March 14th, 2013
09:07 AM ET
By Father James Martin, special to CNN
(CNN) - Pope Francis is the first Jesuit pope in history. When I heard his name announced, after shouting aloud, my first thought was how improbable it all was. But why? Why was a Jesuit pope so hard for people (including me) to imagine? And what would St. Ignatius Loyola, the 16th-century founder of the Jesuit Order (more formally known as the Society of Jesus), have thought?
Let’s take that first question first. Why was it so improbable? For two reasons.
First, most cardinals come from the ranks of the diocesan clergy. That is, most study in diocesan seminaries and are trained to work in the more familiar Catholic settings of parishes - celebrating Masses, baptizing children, presiding at marriages and working closely with families in their parish. Their lives are perhaps more easily understood by the public at large. They begin as parish priests, and later are appointed bishops and archbishops and, later, are named cardinals by the pope.
Members of religious orders, like the Franciscans, Dominicans and Jesuits, live a different life. We take vows of poverty, chastity and obedience and live in communities with one another. (By contrast, parish priests receive salaries.) We are also not as focused on parish life. In this country, for example, the Jesuits are known mainly for their educational institutions: middle schools, high schools and colleges and universities like Boston College, Georgetown, Fordham and all the schools named “Loyola.” So our lives are different from those of the diocesan clergy; not better or worse, just different. So members of religious orders may seem more “unfamiliar” to cardinals. Thus, not many popes in recent history have been from religious orders. When choosing a leader, then, the cardinals naturally prefer someone from their “world.”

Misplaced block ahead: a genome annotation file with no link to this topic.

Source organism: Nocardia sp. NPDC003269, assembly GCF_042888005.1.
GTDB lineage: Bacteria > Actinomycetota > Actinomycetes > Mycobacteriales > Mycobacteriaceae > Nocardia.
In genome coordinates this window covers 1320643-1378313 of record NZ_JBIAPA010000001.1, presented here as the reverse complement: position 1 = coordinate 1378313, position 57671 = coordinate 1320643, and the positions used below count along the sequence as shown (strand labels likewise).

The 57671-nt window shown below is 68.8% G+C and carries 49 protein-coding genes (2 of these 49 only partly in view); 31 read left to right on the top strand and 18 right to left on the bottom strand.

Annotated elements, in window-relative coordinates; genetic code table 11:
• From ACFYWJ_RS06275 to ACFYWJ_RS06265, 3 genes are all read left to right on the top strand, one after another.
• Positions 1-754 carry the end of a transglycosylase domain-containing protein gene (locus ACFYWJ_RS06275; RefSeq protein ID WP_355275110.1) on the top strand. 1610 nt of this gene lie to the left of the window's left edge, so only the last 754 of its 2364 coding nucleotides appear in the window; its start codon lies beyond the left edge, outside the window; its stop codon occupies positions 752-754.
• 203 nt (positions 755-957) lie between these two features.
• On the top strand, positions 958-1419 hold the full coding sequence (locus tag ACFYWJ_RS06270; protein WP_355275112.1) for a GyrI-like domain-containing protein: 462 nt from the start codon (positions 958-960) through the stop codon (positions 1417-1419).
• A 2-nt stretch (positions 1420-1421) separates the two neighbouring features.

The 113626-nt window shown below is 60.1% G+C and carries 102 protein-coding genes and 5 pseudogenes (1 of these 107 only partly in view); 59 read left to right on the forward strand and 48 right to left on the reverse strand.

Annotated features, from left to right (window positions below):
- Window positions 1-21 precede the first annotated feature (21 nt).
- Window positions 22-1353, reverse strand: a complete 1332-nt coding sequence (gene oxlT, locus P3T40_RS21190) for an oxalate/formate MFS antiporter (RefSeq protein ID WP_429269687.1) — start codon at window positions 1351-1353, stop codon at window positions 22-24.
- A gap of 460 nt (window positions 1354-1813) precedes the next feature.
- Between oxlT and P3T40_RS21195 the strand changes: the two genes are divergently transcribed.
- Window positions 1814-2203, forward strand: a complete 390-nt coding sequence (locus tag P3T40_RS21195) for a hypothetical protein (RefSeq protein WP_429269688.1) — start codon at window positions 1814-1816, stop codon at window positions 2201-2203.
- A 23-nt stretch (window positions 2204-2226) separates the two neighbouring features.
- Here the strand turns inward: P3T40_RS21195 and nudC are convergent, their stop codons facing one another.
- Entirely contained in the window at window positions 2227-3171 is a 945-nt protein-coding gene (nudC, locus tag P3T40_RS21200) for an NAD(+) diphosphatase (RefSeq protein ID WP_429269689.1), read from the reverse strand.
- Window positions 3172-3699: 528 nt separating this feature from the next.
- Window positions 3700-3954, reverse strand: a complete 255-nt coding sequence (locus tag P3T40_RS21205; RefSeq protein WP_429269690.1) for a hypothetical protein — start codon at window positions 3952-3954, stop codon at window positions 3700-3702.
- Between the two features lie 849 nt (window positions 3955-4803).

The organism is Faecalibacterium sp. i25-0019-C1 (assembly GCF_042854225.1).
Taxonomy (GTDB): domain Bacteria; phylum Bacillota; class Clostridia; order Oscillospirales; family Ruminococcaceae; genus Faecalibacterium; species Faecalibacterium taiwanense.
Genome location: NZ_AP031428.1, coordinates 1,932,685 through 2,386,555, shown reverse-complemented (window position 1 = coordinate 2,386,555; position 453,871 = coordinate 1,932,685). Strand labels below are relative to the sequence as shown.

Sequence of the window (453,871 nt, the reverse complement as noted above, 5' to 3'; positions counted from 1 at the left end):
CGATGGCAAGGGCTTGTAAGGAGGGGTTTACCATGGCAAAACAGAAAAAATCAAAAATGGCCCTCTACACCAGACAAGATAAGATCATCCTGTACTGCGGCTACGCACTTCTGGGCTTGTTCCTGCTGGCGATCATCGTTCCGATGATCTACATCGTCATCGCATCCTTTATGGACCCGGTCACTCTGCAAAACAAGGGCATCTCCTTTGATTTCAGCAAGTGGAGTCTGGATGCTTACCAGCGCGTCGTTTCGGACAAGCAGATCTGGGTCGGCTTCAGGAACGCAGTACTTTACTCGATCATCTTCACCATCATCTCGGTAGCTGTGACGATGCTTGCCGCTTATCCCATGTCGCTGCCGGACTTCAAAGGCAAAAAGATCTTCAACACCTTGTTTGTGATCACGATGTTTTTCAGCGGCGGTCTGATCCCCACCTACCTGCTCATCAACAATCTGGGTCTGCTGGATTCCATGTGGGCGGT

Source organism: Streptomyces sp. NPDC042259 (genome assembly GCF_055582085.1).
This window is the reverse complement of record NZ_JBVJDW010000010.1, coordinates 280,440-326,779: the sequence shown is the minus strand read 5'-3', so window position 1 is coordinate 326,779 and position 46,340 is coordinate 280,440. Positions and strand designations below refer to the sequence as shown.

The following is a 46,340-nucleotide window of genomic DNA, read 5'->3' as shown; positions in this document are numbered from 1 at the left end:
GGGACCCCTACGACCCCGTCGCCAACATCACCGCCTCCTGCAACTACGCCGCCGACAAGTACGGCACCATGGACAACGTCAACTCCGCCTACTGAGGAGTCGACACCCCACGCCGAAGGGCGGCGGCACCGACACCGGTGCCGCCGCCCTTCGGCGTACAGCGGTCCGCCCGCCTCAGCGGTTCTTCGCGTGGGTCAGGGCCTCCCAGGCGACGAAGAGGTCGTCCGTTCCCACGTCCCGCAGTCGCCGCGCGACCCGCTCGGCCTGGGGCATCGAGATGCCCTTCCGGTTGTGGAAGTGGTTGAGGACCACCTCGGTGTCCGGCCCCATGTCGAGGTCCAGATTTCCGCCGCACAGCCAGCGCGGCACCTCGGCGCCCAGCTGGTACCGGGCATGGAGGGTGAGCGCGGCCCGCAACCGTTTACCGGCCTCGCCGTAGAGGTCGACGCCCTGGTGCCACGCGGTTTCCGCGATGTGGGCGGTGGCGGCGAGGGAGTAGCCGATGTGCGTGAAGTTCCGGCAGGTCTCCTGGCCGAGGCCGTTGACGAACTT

But not this time. Perhaps they felt it was time for a change. A big one.
Also, the Jesuits were sometimes viewed with suspicion in a few quarters of the Vatican. There are a number of reasons for that, some of them complex. The first is, as I mentioned, our “differentness.” Second, our work with the poor and people on the margins sometimes struck some as too experimental, radical and even dangerous. “When you work on the margins,” an old Jesuit said, “you sometimes step out of bounds.”
In the early 1980s, because of tensions between the Jesuits and the Vatican, Pope John Paul II “intervened” in our internal governance. After a stroke felled our superior general, the pope appointed his own representative as our leader (rather than allowing the normal procedure, which was for us to elect a successor). That was his right as pope, but it still discouraged many Jesuits. A few years later, we elected a new superior general and the warm relations were restored. Still, the cloud persisted in some quarters of the Vatican, which meant that a Jesuit pope was too far-fetched to even imagine.
With a Jesuit pope, that cloud has been if not removed then lifted much higher.
What does it mean to have a Jesuit pope? Several things.
First, the new vicar of Christ is thoroughly steeped in the spirituality of St. Ignatius Loyola, who founded the Jesuits in 1540. Pope Francis has twice in his life, as all “fully formed” Jesuits do, participated in the Spiritual Exercises, the monthlong silent retreat that focuses on the life of Jesus Christ. The Exercises call on you to use your imagination to enter into the life of Jesus in prayer. So Pope Francis, we can assume, is an intensely spiritual man who has plumbed the depths of the life of Christ in a particularly Jesuit way. Since his election Wednesday, I have heard at least a dozen Jesuits say, “Well, I don’t know much about him, but I know he made the Exercises.”